Table 5 examines the ability of sex hormone changes from baseline to year 1 following randomization to mediate the divergent effects of the two hormone therapy regimens on breast cancer incidence. Odds ratios for a two-fold increment in baseline sex hormones are presented, along with odds ratios for a two-fold increment (‘change’) from baseline to year 1. The upper part of Table 5 includes bioavailable estradiol and SHBG jointly, while the lower part includes the other four serum estrogen measures simultaneously along with SHBG (bioavailable estradiol is calculated from the other measures and can not be included with them). The two parts of the Table provide a similar message: inclusion of the baseline to year 1 sex hormone changes in the regression model has little impact on the treatment odds ratio for CEE + MPA, but doing so appreciably increases the treatment OR for CEE toward the null. For example, in the lower part of Table 5, inclusion of the baseline to year 1 change variables in the analysis moves the estimated CEE + MPA treatment OR slightly away from the null, from 1.59 to 1.65, whereas the estimated CEE treatment OR moves substantially toward the null, from 0.71 to 0.92. While the upper part of Table 5 suggests that the SHBG increase with CEE may compensate somewhat for corresponding serum estrogen increases, the more detailed analysis in the lower part of Table 5 suggests that women having relatively large increases in serum estrone with CEE are at reduced breast cancer risk.

Table 5 Odds ratios (95% confidence intervals (CI)) for hormone therapy treatment assignment, and for a doubling of baseline sex hormone and for a doubling from baseline to year 1 of sex hormone values in the Women’s Health Initiative postmenopausal hormone therapy trials


These analyses provide insight into the divergent breast cancer findings with CEE + MPA versus CEE in the WHI randomized, controlled trials. Specifically, women at a relatively low baseline breast cancer risk in the CEE trial continue at low risk if assigned to active treatment. Furthermore, the configuration of sex hormone changes among women assigned to active CEE provides an explanation for much of the observed breast cancer risk reduction (Table 5).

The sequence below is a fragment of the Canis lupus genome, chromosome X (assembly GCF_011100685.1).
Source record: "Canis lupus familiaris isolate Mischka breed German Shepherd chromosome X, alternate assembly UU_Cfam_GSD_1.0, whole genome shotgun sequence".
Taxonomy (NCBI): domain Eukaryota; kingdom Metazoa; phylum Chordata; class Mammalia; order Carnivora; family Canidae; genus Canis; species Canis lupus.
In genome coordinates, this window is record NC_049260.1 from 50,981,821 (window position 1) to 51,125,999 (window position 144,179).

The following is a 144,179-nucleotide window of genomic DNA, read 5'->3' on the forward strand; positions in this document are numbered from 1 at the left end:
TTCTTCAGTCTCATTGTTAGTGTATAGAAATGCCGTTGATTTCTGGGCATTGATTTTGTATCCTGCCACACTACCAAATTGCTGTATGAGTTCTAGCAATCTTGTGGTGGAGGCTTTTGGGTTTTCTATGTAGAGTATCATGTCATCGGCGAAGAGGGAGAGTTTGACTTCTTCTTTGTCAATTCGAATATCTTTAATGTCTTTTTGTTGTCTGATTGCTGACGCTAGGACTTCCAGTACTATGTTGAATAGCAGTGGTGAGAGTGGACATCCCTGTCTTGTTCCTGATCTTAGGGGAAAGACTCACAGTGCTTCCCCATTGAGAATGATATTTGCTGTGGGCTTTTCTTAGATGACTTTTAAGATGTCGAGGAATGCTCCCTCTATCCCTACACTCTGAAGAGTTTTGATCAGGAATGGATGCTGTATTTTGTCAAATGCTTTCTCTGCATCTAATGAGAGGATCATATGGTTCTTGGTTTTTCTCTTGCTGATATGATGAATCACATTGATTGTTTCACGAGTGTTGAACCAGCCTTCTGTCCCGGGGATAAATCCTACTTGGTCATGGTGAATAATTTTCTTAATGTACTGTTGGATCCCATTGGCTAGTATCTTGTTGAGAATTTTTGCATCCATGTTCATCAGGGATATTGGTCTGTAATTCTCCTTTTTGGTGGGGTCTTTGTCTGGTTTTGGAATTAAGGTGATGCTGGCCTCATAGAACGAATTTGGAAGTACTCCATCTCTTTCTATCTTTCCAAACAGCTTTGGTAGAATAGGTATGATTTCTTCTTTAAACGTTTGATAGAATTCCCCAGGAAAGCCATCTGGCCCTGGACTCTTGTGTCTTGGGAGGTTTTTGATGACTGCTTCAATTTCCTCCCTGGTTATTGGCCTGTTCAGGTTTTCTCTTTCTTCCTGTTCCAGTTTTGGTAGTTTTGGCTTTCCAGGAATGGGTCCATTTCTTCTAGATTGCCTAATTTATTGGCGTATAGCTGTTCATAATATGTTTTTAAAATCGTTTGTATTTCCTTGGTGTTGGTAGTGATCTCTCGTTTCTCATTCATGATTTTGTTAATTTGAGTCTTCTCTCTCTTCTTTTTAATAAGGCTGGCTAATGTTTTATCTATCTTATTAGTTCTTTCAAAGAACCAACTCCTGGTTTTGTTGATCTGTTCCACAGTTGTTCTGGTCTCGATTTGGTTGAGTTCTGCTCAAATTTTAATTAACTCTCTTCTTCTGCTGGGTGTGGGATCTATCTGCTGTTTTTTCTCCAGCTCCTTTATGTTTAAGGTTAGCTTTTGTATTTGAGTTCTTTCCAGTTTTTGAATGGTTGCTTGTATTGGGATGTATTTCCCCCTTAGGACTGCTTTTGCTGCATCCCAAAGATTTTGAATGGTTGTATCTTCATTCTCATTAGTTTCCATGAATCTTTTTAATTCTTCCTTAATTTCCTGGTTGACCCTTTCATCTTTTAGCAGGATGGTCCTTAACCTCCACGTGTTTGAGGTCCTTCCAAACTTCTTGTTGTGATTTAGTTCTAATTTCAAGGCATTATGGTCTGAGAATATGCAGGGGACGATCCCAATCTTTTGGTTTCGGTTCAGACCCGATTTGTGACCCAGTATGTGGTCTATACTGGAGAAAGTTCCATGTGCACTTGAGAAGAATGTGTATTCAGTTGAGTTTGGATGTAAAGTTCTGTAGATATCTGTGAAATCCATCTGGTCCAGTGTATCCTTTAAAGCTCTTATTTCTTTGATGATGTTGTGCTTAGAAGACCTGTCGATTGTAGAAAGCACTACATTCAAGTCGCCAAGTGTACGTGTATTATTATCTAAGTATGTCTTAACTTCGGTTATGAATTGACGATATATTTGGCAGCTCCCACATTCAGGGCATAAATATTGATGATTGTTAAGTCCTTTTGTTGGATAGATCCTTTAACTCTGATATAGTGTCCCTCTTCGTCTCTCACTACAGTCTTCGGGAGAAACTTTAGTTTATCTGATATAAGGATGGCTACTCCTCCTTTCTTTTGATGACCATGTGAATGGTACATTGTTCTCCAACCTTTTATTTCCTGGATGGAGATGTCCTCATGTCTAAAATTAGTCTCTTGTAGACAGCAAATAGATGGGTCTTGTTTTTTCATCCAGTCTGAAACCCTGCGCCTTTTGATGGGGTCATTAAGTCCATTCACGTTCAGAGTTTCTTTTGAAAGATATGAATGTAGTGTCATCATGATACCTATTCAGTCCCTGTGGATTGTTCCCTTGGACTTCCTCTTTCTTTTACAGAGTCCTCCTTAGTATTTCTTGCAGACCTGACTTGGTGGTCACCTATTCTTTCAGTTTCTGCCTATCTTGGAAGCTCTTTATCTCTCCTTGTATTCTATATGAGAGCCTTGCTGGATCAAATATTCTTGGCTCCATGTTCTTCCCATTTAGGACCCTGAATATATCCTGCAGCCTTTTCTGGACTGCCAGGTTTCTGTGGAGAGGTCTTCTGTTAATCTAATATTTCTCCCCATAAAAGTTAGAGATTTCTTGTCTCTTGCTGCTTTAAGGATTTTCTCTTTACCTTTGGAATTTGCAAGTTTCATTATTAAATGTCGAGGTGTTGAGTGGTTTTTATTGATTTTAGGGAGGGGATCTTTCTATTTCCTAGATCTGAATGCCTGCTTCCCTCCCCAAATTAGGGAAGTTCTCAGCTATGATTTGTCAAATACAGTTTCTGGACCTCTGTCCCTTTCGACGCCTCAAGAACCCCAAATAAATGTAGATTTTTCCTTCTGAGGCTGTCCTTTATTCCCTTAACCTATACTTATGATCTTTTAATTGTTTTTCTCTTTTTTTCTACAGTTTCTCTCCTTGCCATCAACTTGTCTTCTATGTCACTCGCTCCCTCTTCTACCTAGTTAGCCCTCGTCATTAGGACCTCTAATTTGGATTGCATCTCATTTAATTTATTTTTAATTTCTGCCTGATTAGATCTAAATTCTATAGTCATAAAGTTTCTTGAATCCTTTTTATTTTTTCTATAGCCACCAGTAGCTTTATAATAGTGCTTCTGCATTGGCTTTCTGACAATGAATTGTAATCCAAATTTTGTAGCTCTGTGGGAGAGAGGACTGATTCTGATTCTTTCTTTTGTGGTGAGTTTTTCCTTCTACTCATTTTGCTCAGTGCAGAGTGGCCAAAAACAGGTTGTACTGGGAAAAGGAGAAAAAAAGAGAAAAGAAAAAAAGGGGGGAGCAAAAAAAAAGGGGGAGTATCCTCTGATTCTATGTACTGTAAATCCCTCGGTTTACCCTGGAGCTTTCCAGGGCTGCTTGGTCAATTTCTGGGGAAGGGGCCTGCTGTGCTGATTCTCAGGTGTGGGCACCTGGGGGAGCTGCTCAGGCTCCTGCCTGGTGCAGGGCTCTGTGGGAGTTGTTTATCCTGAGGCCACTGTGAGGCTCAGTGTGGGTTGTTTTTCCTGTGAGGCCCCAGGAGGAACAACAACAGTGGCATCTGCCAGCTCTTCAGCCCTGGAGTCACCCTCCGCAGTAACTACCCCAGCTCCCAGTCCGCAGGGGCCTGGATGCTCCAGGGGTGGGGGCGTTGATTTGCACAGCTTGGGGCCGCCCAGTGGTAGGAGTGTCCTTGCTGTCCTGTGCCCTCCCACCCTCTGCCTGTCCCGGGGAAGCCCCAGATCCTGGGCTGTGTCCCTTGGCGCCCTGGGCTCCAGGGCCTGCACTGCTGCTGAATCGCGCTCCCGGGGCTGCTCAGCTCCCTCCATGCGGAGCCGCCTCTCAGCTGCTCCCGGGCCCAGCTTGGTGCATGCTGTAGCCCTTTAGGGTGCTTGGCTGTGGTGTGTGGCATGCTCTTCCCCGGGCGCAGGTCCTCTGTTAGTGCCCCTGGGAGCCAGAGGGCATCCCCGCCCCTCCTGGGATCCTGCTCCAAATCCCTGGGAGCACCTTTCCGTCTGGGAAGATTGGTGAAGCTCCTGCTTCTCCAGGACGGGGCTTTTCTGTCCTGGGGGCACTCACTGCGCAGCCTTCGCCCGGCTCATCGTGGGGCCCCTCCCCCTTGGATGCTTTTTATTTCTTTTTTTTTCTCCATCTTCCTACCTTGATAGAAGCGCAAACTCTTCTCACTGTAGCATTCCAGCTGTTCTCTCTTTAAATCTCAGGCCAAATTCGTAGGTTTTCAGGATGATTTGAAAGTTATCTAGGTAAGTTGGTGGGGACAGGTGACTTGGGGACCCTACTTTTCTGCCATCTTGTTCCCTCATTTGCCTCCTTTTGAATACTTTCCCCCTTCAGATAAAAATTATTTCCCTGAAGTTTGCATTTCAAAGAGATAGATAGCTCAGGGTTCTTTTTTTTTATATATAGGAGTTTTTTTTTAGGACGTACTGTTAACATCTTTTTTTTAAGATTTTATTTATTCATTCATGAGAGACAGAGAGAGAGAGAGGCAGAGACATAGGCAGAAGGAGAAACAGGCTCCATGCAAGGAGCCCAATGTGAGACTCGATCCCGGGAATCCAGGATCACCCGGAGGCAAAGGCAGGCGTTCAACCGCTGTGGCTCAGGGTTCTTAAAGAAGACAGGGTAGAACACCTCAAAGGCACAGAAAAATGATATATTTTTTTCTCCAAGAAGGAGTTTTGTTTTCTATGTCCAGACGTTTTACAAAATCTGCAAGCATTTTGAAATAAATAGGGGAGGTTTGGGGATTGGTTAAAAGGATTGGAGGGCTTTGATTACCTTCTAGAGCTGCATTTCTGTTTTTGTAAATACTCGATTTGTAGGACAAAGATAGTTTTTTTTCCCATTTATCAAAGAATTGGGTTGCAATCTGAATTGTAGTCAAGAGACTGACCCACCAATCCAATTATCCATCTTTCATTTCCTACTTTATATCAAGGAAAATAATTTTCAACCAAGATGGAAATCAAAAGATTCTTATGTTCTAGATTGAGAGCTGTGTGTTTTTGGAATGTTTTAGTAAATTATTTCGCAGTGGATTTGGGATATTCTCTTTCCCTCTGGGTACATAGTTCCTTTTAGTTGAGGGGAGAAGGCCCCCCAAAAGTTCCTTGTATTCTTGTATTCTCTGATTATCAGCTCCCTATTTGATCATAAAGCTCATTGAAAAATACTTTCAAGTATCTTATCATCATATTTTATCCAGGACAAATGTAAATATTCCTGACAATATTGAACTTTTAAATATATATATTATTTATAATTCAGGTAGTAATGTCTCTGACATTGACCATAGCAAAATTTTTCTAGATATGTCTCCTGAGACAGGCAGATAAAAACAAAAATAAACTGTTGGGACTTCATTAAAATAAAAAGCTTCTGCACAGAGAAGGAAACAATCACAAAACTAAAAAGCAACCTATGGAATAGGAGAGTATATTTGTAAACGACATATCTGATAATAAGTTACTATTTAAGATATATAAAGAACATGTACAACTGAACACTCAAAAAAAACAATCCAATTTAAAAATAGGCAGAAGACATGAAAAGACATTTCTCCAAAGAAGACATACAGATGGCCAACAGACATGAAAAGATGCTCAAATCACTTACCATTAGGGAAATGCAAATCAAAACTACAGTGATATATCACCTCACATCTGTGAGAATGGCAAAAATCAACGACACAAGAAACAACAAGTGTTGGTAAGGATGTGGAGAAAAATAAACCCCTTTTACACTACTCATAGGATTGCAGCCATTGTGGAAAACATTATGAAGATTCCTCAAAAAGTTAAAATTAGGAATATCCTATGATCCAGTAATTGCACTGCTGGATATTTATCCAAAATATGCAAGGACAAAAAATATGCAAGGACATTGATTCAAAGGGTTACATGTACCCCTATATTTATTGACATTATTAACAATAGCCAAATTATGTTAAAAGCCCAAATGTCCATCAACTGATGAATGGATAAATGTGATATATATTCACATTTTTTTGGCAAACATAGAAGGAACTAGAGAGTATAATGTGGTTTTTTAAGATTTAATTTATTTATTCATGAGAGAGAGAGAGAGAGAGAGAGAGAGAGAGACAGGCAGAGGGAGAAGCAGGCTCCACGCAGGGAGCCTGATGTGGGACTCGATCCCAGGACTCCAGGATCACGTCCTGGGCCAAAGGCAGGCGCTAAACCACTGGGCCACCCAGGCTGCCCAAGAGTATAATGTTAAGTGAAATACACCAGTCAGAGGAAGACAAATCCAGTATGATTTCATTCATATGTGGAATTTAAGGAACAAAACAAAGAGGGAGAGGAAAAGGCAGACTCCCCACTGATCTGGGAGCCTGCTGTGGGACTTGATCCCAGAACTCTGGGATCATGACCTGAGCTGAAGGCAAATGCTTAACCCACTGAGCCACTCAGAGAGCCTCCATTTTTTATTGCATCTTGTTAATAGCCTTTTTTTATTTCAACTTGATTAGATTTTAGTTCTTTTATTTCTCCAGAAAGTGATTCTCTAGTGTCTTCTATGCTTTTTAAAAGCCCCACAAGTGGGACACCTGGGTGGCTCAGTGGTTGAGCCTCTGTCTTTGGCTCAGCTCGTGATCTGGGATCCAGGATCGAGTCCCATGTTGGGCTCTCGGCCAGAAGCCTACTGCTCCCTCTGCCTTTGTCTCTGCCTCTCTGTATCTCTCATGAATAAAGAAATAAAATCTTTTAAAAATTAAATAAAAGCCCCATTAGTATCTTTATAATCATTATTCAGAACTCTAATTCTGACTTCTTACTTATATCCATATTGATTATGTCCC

In sharp contrast, there is no evidence for any association between baseline sex hormone levels and breast cancer risk among women assigned to active treatment in the CEE + MPA trial, whereas associations are apparent in the placebo group (Table 4). Moreover, breast cancer risk does not relate to changes in sex hormones from baseline to year 1 in the CEE + MPA trial (Table 5). Evidently, in the presence of 2.5 mg/d medroxyprogesterone acetate, these risk variations are quite unimportant. Women having a favorable serum sex hormone profile, perhaps from years of good diet and activity patterns and normal weight maintenance, evidently have similar elevated breast cancer risk to those having an unfavorable serum sex hormone profile. These observations provide an explanation for the previously reported interaction between baseline sex hormone levels and CEE + MPA odds ratios [13].

The analyses presented here excluded about 10 to 15% of placebo group, and about 5% of active treatment group cases and controls based on an IQR outlier criterion as applied to the differences between baseline and one-year log-analyte concentrations. These exclusion rates are consistent with a poor correspondence between split sample quality control specimens for about 10% of samples, especially at low sex hormone concentrations. To ensure that our outlier exclusion method was not unduly influencing results, the Tables 2, 3, 4 and 5 analyses were repeated using Rosner’s [20] ‘many-outlier detection procedure’, which relies on departure from normality. This method resulted in fewer outlier exclusions, about 2 to 4% in the placebo groups and almost none in the active treatment groups. The analytic results with this less restrictive outlier detection approach were quite similar to those shown in Tables 2, 3, 4 and 5. A modest difference arose in the Table 5 analysis where the HR (95% CI) for a doubling of estrone from baseline to one-year was 0.68 (0.44, 1.05), as compared to 0.57 (0.35, 0.95) in Table 5.

The mechanisms whereby MPA would have such a dominant effect on breast cancer risk remain to be elucidated. MPA is a potent progestin with high affinity for progesterone and androgen receptors, and with little estrogen receptor affinity. It circulates in a form that is 88% bound to albumin, and is not bound by SHBG [21]. MPA could exert direct intracellular effects on division rates of breast ductal epithelial cells in a manner that achieves a high cell division rate regardless of the other sex hormone concentrations. A related possibility is that MPA sensitizes the proliferative response to low doses of estradiol [13].

The analyses presented here suggest that the collective changes in sex hormones with CEE contribute strongly to the observed breast cancer risk reduction [57] in the WHI trial. It is plausible that the roughly two-fold increase in SHBG with CEE substantially offsets the corresponding large increase in serum estrogens in their effects on breast ductal epithelial cells. The upper portion of Table 5 provides some modest support for this line of reasoning, and may raise concerns about potential breast cancer risks with the trend toward use of transdermal estradiol, which does not materially increase SHBG in a first-pass hepatic effect, but substantially increases serum estradiol. Moreover, both oral and transdermal estradiols increase serum estradiol to a greater extent than does CEE.